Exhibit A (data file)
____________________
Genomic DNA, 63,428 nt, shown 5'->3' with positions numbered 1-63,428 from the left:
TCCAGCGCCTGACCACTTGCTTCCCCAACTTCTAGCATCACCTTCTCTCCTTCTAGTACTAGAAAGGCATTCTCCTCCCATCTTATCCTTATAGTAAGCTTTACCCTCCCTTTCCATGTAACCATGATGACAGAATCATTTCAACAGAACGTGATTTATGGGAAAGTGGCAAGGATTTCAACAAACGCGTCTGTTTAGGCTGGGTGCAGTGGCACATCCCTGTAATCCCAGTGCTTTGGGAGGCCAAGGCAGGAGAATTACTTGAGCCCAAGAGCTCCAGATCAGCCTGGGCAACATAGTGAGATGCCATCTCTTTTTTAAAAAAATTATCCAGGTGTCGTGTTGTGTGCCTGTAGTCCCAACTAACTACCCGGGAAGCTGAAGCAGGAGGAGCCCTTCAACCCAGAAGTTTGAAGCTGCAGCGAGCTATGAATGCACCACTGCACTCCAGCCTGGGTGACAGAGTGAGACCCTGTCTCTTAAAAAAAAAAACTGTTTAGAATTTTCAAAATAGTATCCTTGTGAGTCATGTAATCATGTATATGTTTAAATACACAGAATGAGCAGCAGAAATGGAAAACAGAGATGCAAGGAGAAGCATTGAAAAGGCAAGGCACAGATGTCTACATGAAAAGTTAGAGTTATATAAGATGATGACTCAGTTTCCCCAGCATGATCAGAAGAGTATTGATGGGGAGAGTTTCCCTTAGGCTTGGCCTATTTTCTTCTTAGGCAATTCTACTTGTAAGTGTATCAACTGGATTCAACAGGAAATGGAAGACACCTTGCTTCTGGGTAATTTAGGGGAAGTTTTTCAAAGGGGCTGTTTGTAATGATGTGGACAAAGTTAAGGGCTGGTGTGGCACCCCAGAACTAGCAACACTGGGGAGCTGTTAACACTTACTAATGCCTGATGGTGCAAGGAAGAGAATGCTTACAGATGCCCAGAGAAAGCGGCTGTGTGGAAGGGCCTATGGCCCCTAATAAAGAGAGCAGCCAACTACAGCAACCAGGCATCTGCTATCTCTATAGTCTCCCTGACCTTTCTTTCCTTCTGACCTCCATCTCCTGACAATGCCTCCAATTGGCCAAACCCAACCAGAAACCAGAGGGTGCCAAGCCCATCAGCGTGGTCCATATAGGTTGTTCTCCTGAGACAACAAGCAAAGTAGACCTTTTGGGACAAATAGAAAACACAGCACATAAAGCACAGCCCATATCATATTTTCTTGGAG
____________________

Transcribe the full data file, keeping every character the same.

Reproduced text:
Genomic DNA, 63,428 nt, shown 5'->3' with positions numbered 1-63,428 from the left:
TCCAGCGCCTGACCACTTGCTTCCCCAACTTCTAGCATCACCTTCTCTCCTTCTAGTACTAGAAAGGCATTCTCCTCCCATCTTATCCTTATAGTAAGCTTTACCCTCCCTTTCCATGTAACCATGATGACAGAATCATTTCAACAGAACGTGATTTATGGGAAAGTGGCAAGGATTTCAACAAACGCGTCTGTTTAGGCTGGGTGCAGTGGCACATCCCTGTAATCCCAGTGCTTTGGGAGGCCAAGGCAGGAGAATTACTTGAGCCCAAGAGCTCCAGATCAGCCTGGGCAACATAGTGAGATGCCATCTCTTTTTTAAAAAAATTATCCAGGTGTCGTGTTGTGTGCCTGTAGTCCCAACTAACTACCCGGGAAGCTGAAGCAGGAGGAGCCCTTCAACCCAGAAGTTTGAAGCTGCAGCGAGCTATGAATGCACCACTGCACTCCAGCCTGGGTGACAGAGTGAGACCCTGTCTCTTAAAAAAAAAAACTGTTTAGAATTTTCAAAATAGTATCCTTGTGAGTCATGTAATCATGTATATGTTTAAATACACAGAATGAGCAGCAGAAATGGAAAACAGAGATGCAAGGAGAAGCATTGAAAAGGCAAGGCACAGATGTCTACATGAAAAGTTAGAGTTATATAAGATGATGACTCAGTTTCCCCAGCATGATCAGAAGAGTATTGATGGGGAGAGTTTCCCTTAGGCTTGGCCTATTTTCTTCTTAGGCAATTCTACTTGTAAGTGTATCAACTGGATTCAACAGGAAATGGAAGACACCTTGCTTCTGGGTAATTTAGGGGAAGTTTTTCAAAGGGGCTGTTTGTAATGATGTGGACAAAGTTAAGGGCTGGTGTGGCACCCCAGAACTAGCAACACTGGGGAGCTGTTAACACTTACTAATGCCTGATGGTGCAAGGAAGAGAATGCTTACAGATGCCCAGAGAAAGCGGCTGTGTGGAAGGGCCTATGGCCCCTAATAAAGAGAGCAGCCAACTACAGCAACCAGGCATCTGCTATCTCTATAGTCTCCCTGACCTTTCTTTCCTTCTGACCTCCATCTCCTGACAATGCCTCCAATTGGCCAAACCCAACCAGAAACCAGAGGGTGCCAAGCCCATCAGCGTGGTCCATATAGGTTGTTCTCCTGAGACAACAAGCAAAGTAGACCTTTTGGGACAAATAGAAAACACAGCACATAAAGCACAGCCCATATCATATTTTCTTGGAG